Entering Damascus University, Department of Sociology, was the first step for establishing a new phase in Hani's life. Through his studies, he gained awareness of social issues, an understanding into the idea of political states, and forms of governmental power. And this political understanding came against a backdrop of witnessing, along with all Syrians, on television the “swift mechanism” that changed some provisions of the constitution to facilitate the transition of presidential power from “father” to the “son.”
At such a moment, within his general education, the phrase “civil society” that Hani had read about in sociology research would have a great impact for his later professional choices. He became a member of the Syrian Center for Media and Freedom of Expression (CMFE), where he conducted two field studies on the performance of the Syrian press during the legislative elections (elections of the members of people's assembly in Syria) as well as the presidential referendum in 2007. These projects marked the real beginning of his practical and professional life as a human rights defender focused on the freedom of speech and expression. These very same studies, however, caused him trouble with the security authorities who summoned him several times in order to interrogate him.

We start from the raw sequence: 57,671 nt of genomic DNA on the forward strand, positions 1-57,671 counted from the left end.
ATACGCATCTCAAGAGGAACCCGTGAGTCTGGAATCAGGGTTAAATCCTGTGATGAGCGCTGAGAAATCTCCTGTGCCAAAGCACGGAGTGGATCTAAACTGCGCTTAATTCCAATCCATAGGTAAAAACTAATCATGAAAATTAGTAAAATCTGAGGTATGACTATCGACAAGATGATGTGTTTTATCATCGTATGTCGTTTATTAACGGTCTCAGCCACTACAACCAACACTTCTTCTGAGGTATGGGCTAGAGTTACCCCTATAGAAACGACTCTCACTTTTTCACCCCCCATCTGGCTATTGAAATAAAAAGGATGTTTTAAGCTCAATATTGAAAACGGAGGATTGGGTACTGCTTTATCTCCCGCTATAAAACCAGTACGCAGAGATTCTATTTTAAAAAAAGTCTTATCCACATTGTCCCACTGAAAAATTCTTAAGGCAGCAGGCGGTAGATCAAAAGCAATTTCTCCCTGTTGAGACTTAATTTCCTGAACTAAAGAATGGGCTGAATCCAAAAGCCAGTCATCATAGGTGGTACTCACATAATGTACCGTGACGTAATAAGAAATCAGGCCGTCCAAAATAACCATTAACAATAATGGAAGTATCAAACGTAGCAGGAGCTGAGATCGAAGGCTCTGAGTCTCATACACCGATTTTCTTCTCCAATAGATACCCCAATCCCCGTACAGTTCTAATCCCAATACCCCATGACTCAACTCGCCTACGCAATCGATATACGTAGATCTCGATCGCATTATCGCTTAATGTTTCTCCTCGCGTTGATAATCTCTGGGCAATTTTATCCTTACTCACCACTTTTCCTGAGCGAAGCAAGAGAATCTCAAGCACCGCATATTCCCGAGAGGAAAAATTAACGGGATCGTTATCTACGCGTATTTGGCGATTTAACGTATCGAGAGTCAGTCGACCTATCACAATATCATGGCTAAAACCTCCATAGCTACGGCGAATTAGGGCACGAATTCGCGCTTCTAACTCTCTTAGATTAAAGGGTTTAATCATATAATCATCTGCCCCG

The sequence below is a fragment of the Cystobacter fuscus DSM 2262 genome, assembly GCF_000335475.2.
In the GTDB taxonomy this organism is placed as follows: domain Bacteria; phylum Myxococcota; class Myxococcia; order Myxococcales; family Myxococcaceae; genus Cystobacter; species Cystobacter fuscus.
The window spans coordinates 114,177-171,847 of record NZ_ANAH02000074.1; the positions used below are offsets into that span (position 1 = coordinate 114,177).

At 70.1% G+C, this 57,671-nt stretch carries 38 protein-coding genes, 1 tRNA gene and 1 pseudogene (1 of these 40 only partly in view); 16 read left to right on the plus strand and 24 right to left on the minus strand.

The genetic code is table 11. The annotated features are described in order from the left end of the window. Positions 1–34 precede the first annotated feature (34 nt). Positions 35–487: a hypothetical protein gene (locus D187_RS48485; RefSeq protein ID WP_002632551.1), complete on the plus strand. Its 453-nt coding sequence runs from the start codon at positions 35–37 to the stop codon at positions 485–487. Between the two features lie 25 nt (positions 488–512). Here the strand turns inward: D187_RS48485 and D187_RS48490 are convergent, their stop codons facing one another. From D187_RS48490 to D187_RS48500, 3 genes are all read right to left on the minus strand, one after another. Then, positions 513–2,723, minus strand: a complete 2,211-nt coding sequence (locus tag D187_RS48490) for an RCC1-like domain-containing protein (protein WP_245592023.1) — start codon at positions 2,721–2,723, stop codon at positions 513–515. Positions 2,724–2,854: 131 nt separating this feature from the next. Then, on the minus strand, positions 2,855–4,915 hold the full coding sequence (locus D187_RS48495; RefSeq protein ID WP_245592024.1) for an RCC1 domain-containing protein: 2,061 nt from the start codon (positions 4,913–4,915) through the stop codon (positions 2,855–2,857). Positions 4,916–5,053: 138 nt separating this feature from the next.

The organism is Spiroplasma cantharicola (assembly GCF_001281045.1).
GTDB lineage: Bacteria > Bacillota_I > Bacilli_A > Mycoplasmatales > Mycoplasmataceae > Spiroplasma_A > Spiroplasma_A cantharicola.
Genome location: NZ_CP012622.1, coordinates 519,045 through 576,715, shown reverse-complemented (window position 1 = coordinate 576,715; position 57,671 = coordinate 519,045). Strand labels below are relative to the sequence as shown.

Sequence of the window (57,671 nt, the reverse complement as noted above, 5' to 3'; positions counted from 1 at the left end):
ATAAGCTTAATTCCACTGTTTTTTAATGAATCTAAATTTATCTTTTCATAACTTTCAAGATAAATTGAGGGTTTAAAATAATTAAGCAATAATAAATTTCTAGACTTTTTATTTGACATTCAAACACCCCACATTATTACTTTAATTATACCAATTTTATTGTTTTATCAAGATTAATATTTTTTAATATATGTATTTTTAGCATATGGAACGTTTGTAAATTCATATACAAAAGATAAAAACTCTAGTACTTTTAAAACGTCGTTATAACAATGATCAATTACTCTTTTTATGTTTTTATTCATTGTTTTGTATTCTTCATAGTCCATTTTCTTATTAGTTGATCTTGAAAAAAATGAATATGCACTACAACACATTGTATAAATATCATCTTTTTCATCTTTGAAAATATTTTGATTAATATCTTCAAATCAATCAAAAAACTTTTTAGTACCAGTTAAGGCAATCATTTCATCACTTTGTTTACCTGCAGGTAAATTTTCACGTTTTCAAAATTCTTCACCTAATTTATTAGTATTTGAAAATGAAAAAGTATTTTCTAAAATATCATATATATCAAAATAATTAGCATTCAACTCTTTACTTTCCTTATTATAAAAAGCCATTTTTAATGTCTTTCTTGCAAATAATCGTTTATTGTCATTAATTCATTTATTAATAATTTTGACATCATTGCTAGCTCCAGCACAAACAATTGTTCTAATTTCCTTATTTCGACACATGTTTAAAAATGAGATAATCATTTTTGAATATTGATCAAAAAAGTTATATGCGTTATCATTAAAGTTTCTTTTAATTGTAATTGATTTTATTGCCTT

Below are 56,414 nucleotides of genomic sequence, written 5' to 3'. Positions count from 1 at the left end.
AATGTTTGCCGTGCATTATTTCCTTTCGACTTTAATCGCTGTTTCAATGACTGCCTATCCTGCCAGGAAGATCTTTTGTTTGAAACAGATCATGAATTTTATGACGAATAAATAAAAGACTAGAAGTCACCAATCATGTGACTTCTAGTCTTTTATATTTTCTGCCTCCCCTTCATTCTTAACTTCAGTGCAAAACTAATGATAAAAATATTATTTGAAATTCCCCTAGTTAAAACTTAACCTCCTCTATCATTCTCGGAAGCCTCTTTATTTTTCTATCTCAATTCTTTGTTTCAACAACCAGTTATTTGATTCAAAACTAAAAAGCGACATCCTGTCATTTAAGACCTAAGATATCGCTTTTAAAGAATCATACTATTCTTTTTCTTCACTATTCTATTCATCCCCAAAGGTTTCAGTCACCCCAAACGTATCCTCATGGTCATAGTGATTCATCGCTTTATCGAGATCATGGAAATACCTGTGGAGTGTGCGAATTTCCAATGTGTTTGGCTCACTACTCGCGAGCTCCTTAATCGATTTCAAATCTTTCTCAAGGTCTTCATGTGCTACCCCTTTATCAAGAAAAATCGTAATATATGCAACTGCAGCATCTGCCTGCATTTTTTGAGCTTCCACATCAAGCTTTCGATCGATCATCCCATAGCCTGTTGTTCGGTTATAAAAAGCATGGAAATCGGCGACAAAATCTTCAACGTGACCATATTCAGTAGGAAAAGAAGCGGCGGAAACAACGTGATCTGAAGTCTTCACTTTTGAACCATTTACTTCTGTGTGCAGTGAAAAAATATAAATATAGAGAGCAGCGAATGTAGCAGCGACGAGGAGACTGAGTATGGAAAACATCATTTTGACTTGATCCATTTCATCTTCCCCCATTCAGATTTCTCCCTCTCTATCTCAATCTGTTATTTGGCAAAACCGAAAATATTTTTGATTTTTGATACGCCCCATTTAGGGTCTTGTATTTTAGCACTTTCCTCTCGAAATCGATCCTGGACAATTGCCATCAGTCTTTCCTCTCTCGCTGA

On 16 February, 2012, the office of the CMFE, which is located in the capital city of Damascus, was stormed the Interrogation Department in the Military Airport of al-Mezzeh, a patrol affiliated with the Air Force Intelligence, A group of armed personnel in civilian clothes stormed the office in a manner that was not familiar to Hani and his colleagues. The patrol also closed down all the roads leading to the office with their vehicles. This was the beginning of Hani's detention journey that lasted for three and a half years. During which time, he was transferred to several security branches and other secret detention places, such as the Air Force Intelligence, the Punishments’ Temporary Jail in the Fourth Armored Division in Damascus, the Military Police, Adra prison, al-Suwaida Prison, and the State Security Branch/The General Intelligence Directorate.
Then on 15 July 2015, at exactly midnight, Hani heard a voice outside the room saying: "Hani al-Zeitani. Released.” Hani describes this moment as follows:
“I didn't believe it at first, but when I got out I found one of the prison police guards standing at the door of the room. He asked me about my name, then he opened the door and told me to get out to receive my ID and my other stuff. He also told me to sign a piece of paper testifying my attendance at a hearing before the “Counter-Terrorism Court” which was set to take place on 30 August 2015. After three and a half years, and after more than twenty hearings, I became free, I was outside the walls of this prison.”
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